Why Kill Dick Halloran?

Following on from my last post, this is a small musing on why Kubrick made the changes he did in filming The Shining. I will specifically focus on the ending so once again, there will be spoilers.

A basic recap of differences – Wendy leaves the apartment and is then brutally attacked by Jack. She is not attacked in the film. Jack is using a roque mallet as a weapon rather than an axe. Dick Halloran is also attacked with the roque mallet but he does not die. Danny is chased by Jack through the hotel into a dead end, but manages to appeal to what is left of his father and escape. In the film Jack chases Danny into the freezing maze and dies there, rather than being blown up by the boulder. Dick, in the book, gets Danny and Wendy out of the hotel and drives them to safety.

As I stated in my previous post, I think the family dynamic is the strongest part of the book and something that is really lacking in the film. From the first scene with all three of them, Jack’s irritation with them is almost physical. He cannot have the moment of redemption book Jack has at the end because we as an audience never sensed that he really loves his family. I had tears in my eyes reading Jack and Danny’s final scene, because it is so full of love and loss. Jack and Danny’s final scene in the book as a frantic dash through the snow in the maze. I suppose the icy maze is a more visually arresting scene, and evidently Kubrick needed Jack to die while the hotel survived for his final scene where we close in on the photograph from 1921 with Jack at the front. That says to me that Jack is now part of the Overlook, he has been absorbed into the fabric of the hotel and has indeed now always been there. It becomes a open creepy ending rather than the love conquers all explosion at the end. So I kind of understand why that decision was made.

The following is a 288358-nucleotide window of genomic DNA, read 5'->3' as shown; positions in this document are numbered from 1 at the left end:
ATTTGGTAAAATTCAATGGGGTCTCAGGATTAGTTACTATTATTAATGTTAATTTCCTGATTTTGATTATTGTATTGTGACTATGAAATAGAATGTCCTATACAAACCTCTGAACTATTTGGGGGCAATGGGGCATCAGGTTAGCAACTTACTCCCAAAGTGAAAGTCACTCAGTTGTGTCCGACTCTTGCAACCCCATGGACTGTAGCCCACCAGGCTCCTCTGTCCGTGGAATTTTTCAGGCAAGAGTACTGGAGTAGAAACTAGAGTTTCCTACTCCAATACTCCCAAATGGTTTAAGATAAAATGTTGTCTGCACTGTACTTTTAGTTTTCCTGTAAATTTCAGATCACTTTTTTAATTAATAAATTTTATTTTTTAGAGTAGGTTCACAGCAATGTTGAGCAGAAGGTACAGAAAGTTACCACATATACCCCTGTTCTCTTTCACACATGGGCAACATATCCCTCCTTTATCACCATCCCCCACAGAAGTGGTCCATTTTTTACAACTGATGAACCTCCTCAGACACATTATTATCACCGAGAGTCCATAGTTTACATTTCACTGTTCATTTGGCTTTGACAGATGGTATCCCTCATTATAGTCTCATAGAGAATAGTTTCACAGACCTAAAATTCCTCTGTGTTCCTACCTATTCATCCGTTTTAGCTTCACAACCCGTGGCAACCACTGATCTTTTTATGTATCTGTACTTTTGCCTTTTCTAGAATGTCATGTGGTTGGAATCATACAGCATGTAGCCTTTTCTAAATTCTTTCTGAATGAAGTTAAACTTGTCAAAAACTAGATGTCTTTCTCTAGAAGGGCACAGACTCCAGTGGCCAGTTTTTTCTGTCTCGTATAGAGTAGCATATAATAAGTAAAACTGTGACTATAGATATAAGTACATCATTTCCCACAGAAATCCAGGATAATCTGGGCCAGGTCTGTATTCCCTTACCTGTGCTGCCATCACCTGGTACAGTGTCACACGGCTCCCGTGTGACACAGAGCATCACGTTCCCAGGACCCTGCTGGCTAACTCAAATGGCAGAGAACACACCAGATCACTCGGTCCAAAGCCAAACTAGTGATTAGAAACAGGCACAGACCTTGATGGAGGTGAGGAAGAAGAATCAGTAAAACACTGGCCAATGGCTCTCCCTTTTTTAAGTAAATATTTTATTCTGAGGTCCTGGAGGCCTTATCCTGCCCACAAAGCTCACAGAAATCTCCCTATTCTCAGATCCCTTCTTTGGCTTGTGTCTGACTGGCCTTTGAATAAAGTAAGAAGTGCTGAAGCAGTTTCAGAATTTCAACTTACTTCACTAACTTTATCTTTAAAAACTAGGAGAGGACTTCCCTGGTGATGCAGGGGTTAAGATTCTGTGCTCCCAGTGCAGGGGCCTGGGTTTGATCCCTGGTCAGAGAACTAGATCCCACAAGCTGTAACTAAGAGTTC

But why does Dick Halloran die? What is the necessity? Perhaps Kubrick wanted Wendy and Danny to escape by themselves, although given his take on Wendy (a simple and amiable creature overawed by Jack’s personality as opposed to the much more three dimensional character in the book) that seems unlikely to me. Perhaps he wanted to juxtapose the brief moment of hope that comes with the roar of the snowmobile with the shattering as an axe is driven into his chest. Perhaps. But neither of those explanations are quite good enough. There is a very powerful moment in the book just before Dick drives Wendy and Danny away from the Overlook when the hotel creeps into his head and tries to convince him to kill them. I think it’s a shame that isn’t included, although I think generally that the hotel’s influence over Jack is emphasised without showing the more general insidious creep into their lives.

I do understand that a book has the advantage of being able to take you into thoughts and motivations and different points of view, and I also understand that the film is an interpretation of the book. Furthermore, I do think The Shining is an outstanding film. But I also think that Kubrick could have improved it further and given it more emotional pull from the material available. Essentially there is no good reason for Dick Halloran to die.

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  1. Top Ten Tuesday | Leeds Bookworm
  2. Book or Film? | The World According To Laura

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